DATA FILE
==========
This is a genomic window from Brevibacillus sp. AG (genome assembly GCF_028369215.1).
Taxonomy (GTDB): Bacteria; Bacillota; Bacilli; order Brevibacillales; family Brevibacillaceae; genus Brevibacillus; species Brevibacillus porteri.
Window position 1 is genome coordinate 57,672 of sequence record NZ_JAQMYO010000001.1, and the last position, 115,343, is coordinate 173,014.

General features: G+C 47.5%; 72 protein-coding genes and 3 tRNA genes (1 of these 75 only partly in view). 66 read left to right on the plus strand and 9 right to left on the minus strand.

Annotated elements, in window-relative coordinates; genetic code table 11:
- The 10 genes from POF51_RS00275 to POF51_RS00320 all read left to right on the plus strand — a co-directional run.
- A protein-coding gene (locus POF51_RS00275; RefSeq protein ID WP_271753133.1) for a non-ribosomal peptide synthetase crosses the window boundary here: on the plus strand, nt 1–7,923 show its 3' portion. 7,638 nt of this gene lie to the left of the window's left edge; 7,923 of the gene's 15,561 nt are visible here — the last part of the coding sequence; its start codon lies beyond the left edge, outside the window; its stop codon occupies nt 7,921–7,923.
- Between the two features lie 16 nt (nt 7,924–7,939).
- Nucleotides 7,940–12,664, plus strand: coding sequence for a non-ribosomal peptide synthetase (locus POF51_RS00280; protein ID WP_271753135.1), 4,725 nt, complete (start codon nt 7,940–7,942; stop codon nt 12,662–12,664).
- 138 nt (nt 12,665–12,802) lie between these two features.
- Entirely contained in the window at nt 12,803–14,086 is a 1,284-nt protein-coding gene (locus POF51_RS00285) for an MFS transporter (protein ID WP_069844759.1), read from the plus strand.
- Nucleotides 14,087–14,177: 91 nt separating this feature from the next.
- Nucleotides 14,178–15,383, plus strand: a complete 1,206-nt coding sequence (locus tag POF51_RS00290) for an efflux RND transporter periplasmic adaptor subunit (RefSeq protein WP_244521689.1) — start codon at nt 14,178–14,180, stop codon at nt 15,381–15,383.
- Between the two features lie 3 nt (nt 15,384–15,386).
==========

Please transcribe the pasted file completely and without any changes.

This is a genomic window from Brevibacillus sp. AG (genome assembly GCF_028369215.1).
Taxonomy (GTDB): Bacteria; Bacillota; Bacilli; order Brevibacillales; family Brevibacillaceae; genus Brevibacillus; species Brevibacillus porteri.
Window position 1 is genome coordinate 57,672 of sequence record NZ_JAQMYO010000001.1, and the last position, 115,343, is coordinate 173,014.

General features: G+C 47.5%; 72 protein-coding genes and 3 tRNA genes (1 of these 75 only partly in view). 66 read left to right on the plus strand and 9 right to left on the minus strand.

Annotated elements, in window-relative coordinates; genetic code table 11:
- The 10 genes from POF51_RS00275 to POF51_RS00320 all read left to right on the plus strand — a co-directional run.
- A protein-coding gene (locus POF51_RS00275; RefSeq protein ID WP_271753133.1) for a non-ribosomal peptide synthetase crosses the window boundary here: on the plus strand, nt 1–7,923 show its 3' portion. 7,638 nt of this gene lie to the left of the window's left edge; 7,923 of the gene's 15,561 nt are visible here — the last part of the coding sequence; its start codon lies beyond the left edge, outside the window; its stop codon occupies nt 7,921–7,923.
- Between the two features lie 16 nt (nt 7,924–7,939).
- Nucleotides 7,940–12,664, plus strand: coding sequence for a non-ribosomal peptide synthetase (locus POF51_RS00280; protein ID WP_271753135.1), 4,725 nt, complete (start codon nt 7,940–7,942; stop codon nt 12,662–12,664).
- 138 nt (nt 12,665–12,802) lie between these two features.
- Entirely contained in the window at nt 12,803–14,086 is a 1,284-nt protein-coding gene (locus POF51_RS00285) for an MFS transporter (protein ID WP_069844759.1), read from the plus strand.
- Nucleotides 14,087–14,177: 91 nt separating this feature from the next.
- Nucleotides 14,178–15,383, plus strand: a complete 1,206-nt coding sequence (locus tag POF51_RS00290) for an efflux RND transporter periplasmic adaptor subunit (RefSeq protein WP_244521689.1) — start codon at nt 14,178–14,180, stop codon at nt 15,381–15,383.
- Between the two features lie 3 nt (nt 15,384–15,386).